10 Reasons to Visit Central Arkansas in September

September brings thoughts of autumn in Arkansas.  From the changing of the leaves and a new major arts event, to pumpkin patches and locally grown produce, there’s a kaleidoscope of color and activities around nearly every bend. Start planning your trip now.

White_County_Fair_09132012_tgs_0352  1.   A Top 10 in September’s 10: It’s pretty impressive when the Los Angeles Times singles out an Arkansas fair as one of the Top 10 in the country but that’s exactly what happened to the annual White County Fair in Searcy. The 78th edition will be Sept. 6-13.  Downhome activities include a parade, horse show,  4-H show and sale, the queen’s contest, and musical performances by Cody Slaughter as Elvis, the J.R. Rogers Band, and Matt Dame. Not for the faint-at-heart are the lawn mower races, an autocross, ATV races, a demolition derby and the IPRA/ACA bull riding, featuring the All-American Cowgirl Chicks, and NFPB bull riding.

LR Bacon Fest2.   A Sizzling Affair: The meat of the pig is exalted to a higher level on Saturday, Sept. 13 at the inaugural Little Rock Bacon Fest.  Both amateurs and professionals test their cooking skills using this pork.  If America’s version of pancetta is one of your favorites, then the bacon eating contest is for you. Other planned activities include a 5K run/walk, merchant booths, live music and a special kids’ area with inflatables.  Bring your appetite and make your way to the Arkansas State Fairgrounds. Tickets are available online.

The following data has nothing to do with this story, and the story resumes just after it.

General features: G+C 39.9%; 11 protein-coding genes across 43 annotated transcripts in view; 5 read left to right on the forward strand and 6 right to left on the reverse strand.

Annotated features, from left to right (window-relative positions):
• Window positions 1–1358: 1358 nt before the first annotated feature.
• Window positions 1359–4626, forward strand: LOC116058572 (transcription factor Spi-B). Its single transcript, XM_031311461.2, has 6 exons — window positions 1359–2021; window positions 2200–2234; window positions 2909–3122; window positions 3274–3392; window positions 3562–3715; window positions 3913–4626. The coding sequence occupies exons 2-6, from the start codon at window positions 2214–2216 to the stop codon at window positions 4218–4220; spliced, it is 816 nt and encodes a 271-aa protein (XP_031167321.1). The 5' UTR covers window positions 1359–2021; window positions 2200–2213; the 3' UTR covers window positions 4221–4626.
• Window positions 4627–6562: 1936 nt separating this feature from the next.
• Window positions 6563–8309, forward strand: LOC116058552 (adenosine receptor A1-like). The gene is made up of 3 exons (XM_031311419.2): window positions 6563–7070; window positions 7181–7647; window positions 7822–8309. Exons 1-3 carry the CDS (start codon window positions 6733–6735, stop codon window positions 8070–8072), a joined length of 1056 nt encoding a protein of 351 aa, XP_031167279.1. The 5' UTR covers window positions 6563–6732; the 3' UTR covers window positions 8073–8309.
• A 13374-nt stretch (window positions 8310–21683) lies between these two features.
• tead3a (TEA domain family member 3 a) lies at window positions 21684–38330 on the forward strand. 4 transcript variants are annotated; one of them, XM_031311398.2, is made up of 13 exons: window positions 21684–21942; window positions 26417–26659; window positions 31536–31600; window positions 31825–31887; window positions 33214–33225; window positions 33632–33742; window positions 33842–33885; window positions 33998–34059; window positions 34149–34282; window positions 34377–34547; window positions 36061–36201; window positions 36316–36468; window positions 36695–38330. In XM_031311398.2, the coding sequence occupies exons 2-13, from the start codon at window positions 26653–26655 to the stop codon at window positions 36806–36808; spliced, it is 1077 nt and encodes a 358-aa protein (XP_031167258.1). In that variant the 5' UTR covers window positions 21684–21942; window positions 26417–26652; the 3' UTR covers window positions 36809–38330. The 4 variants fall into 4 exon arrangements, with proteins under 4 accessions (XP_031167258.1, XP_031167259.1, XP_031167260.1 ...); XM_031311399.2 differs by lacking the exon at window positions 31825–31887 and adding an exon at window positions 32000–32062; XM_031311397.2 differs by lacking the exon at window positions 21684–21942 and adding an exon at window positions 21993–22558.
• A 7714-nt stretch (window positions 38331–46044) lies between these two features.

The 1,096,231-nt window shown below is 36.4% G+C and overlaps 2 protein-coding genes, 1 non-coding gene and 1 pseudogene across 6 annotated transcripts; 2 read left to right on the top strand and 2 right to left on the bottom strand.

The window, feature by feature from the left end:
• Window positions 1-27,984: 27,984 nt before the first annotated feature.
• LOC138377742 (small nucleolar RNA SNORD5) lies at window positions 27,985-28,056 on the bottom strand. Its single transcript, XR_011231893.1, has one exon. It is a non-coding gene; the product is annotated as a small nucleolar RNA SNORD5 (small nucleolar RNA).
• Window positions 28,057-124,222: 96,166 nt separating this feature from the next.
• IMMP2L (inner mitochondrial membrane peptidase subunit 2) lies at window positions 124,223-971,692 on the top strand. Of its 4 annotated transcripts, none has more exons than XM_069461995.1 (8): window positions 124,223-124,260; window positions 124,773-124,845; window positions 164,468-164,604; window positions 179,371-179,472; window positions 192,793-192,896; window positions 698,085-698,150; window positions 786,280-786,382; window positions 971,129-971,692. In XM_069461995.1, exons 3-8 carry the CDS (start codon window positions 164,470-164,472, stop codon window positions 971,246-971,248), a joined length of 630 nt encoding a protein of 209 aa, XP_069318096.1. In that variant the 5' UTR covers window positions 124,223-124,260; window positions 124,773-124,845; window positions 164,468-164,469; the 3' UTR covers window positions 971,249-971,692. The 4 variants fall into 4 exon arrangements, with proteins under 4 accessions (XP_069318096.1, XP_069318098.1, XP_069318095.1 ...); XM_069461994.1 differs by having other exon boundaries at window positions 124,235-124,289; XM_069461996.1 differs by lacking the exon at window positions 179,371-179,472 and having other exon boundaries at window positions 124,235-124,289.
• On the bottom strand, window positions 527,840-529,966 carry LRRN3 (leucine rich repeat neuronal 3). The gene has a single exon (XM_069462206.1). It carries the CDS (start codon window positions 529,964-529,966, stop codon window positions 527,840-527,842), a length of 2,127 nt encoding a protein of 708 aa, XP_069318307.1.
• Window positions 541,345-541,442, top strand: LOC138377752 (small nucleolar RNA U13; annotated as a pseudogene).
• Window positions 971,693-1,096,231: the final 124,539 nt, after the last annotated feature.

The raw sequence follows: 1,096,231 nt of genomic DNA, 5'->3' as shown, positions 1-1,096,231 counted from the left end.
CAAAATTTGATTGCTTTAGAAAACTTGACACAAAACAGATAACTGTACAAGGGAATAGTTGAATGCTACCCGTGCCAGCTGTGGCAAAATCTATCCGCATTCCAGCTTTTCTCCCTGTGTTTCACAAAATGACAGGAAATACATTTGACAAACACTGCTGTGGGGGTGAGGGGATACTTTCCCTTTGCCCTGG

Manuel D'Exterity - David Alexander_23.   Sensory Sensations: Your abilities to see, hear, smell and taste are in for a treat during the inaugural ACANSA Arts Festival, Sept. 23-28.  There’s something going on daily at various venues throughout Little Rock and North Little Rock featuring a wide variety of activities. Highlighted are mime, painting, ballet, modern dance, drawing and adult puppetry, plus various types of choral music. Several of the events include food and beverages. A full schedule, locations and prices are available on the ACANSA website.

Marys_Pumpkin_Patch_82814.   The “Hay” Days of Autumn: Nothing says fall quite like pumpkin patches, mazes and other outdoor fun. Head on over to Mary’s Place for her 6th annual Pumpkin Patch and Train Ride. It takes place Sept. 25-Nov. 8 in Bryant. Hay and train rides, a bounce house, a hay mountain with tunnel, and a Western town with an old-fashioned shoot-out are scheduled.  You’ll also find a treehouse, swing and slides, a maze and plenty of spots for photo ops.